Foxes are related to dogs and only the red fox is native to England. They usually live in family groups and birth cubs in early spring, who become independent around July. They tend to stay in the same area and live in dens (which can be in urban areas or even old badger setts). They are omnivores and easily find food from insects and small animals (rabbits and voles are the main diet in rural areas) to fruit or human leftovers. Like dogs, they often bury food to eat later on (hence why foxes may kill lots of chickens, even if they only eat one).
The main disease risk for foxes is mange, caused by a mite that burrows into fur and skin and left untreated leads to dehyration, conjunctivitis and death. Foxes rarely starve, so it’s not advised to feed them unless necessary, as this could encourage them into harm’s way of people who don’t like foxes. They are wild animals and should be treated as such.
The best way to humanely deter foxes is simply to not leave food around. Using gull-proof sacks for collecting rubbish (over plastic bags that rip apart) goes some way to control other creatures pulling the contents out of bags overnight, resulting in food rubbish all over streets and parks. The best help is to restore habitats, so that foxes live like they would naturally.
However, it looks like foxes are now in urban areas to stay. So don’t feed them artificially (foxes are scavengers, and won’t ever likely starve, they can even live on earthworms). But don’t harm them either, and if you see one that needs help, call your local wildlife rescue.
non-profits that help rescue foxes
The Fox Project runs a humane deterrence programme, you can call them for expert help and advice. This wildlife information service admits and treats 1000 foxes yearly (including over 300 cubs) and is currently raising money to build a new wildlife hospital near Tunbridge Wells (Kent). The organisation offers a do-it-yourself fox deterrence consultancy focusing on simple humane methods and offers direct help over the southeast of England for sick, injured and abandoned cubs, working with a team of volunteer rescuers.
The Fox Rescuers (Manchester) is a small charity that rescues, rehabs and releases foxes in the North West and West Midlands, plus anyone can call their 24-hour helpline for advice. It also offers non-emergency trapping for foxes who need vet care, if not being cared for at their own facility (vet and RSPCA approved). For mange, they can send out vet-approved homeopathic medicines if needed, to avoiding having to trap the animal, for minor cases. The charity is always looking for volunteers and also landowners (away from neighbouring land, busy roads and gun-toting farmers) with the understanding you would be cleaning out fostering pens twice daily and feeding/watering cubs regularly, unilt ready for release.
further reading on foxes
The Secret Life of Foxes is for anyone who’s ever spotted a fox, and wondered where it’s going? Or perhaps you want to know what all the commotion and ear-piercing screams at night are all about? Learn about various species and their super-sharp senses, and find tips on how to help foxes near you.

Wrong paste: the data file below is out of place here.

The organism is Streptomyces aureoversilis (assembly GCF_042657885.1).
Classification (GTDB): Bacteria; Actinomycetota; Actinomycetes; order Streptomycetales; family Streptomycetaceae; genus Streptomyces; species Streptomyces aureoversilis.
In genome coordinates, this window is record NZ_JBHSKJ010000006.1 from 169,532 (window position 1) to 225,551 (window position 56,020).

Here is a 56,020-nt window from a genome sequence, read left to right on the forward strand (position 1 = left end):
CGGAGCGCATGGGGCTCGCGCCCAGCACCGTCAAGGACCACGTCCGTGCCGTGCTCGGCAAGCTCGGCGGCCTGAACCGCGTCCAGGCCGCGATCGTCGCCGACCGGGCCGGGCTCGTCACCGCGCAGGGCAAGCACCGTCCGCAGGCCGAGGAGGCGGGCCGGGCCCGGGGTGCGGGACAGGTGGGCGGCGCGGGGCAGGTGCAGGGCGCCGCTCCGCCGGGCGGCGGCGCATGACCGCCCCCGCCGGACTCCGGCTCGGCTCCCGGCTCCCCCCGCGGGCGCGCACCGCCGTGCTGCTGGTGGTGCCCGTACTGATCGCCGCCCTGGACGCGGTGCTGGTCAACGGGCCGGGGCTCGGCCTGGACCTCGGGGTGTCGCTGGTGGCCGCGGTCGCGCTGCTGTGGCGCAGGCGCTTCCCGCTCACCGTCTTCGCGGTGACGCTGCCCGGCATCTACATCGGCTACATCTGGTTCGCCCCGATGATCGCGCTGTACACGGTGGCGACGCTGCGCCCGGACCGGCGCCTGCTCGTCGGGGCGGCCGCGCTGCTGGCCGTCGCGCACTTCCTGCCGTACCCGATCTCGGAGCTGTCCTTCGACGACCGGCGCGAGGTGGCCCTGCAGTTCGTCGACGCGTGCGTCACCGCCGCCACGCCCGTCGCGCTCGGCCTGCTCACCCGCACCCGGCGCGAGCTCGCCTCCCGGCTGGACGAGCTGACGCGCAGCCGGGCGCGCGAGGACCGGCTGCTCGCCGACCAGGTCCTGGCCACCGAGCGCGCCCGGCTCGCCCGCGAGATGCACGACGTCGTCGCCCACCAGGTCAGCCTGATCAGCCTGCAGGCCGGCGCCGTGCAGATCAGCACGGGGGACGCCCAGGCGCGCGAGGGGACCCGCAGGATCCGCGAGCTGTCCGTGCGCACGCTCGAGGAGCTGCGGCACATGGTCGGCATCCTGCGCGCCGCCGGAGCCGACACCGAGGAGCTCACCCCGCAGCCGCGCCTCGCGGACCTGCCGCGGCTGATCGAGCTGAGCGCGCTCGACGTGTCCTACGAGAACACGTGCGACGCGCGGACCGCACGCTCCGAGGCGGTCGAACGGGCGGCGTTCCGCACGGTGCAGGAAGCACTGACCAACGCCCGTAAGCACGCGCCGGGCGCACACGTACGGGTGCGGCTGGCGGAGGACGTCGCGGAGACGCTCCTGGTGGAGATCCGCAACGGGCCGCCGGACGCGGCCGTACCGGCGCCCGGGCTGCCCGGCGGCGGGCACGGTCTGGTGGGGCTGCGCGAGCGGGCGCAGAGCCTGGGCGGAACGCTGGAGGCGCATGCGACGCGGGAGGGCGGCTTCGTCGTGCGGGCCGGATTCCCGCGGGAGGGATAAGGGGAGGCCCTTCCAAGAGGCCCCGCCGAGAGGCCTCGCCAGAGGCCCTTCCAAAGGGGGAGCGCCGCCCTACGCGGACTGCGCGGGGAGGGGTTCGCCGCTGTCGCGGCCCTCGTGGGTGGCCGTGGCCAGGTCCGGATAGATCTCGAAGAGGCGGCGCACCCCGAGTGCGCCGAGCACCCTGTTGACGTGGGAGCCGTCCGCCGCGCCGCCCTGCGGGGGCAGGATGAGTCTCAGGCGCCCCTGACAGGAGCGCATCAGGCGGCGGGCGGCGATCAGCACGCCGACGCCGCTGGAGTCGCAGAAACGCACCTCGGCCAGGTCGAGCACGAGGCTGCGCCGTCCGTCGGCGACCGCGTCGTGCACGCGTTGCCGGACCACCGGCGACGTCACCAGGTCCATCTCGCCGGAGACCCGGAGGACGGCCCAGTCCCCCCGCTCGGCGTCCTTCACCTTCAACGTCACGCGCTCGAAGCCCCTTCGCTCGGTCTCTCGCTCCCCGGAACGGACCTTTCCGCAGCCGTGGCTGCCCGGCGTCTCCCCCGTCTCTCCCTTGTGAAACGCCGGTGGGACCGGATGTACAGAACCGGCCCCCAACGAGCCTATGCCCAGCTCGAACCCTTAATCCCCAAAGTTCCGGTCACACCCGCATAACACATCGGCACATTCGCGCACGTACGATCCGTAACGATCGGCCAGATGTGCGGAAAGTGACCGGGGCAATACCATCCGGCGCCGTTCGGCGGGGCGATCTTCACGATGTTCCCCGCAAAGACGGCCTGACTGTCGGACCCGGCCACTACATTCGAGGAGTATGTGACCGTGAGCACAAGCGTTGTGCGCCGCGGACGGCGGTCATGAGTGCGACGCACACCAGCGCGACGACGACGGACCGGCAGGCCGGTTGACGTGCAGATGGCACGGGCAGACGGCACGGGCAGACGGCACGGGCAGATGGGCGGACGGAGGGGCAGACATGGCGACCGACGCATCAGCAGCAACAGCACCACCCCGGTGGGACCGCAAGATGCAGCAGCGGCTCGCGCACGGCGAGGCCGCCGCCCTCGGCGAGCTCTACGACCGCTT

Foxes Unearthed investigates the treal truth about the familiar red fox, a flash of bright-eyed wildness in our towns and cities. Lucy Jones uncovers the truth about foxes in a media landscape that often regards them as dangerous vermin. It looks at much-needed depth to the debate on foxes, and how we can protect them and other creatures in the natural world.
The Hidden World of the Fox comes face-to-face with the strange barks that echo in the city, shining a line on the astonishing sense, intelligence and behaviour of native red foxes, who live in the woods but also survive in car parks and railway stations of towns and cities. The author has fostered cubs and studied how foxes interact with humans, worldwide and in her home in the North Downs. Her message shows we can live peacefully with nature, including foxes.
how to keep prey animals safe from foxes
Most prey animals (chickens, rabbits etc) are not just at risk from foxes, but other creatures like badgers and even rats. Foxes are very good predators (and can strike any time of day or night) but know they are not killing chickens due to cruelty, but simply following instincts to feed themselves and their cubs. However, foxes rarely starve in the wild so keeping hens safe will likely not cause them to go hungry.
British Hen Welfare (which rescues ex-battery hens designed for slaughter) has tips on their website to keep chickens safe from predators. Obviously you need a large chicken-friendly coop with fencing so hens are free to roam and be happy, but secure from predators (be careful to use safe netting).
Never leave hens overnight, put them to bed at dusk (and keep them in secure runs, if you are going out for the day). Always check your coops and runs for damage, high winds or snow can weaken areas like roofs. Fixed runs should be at least 5 ft high and laid on grass at right angles, to prevent predators digging underneath (in Scotland, runs have netting on top to deter birds of prey). Also don’t house near overhanging branches, which foxes can use to gain entry.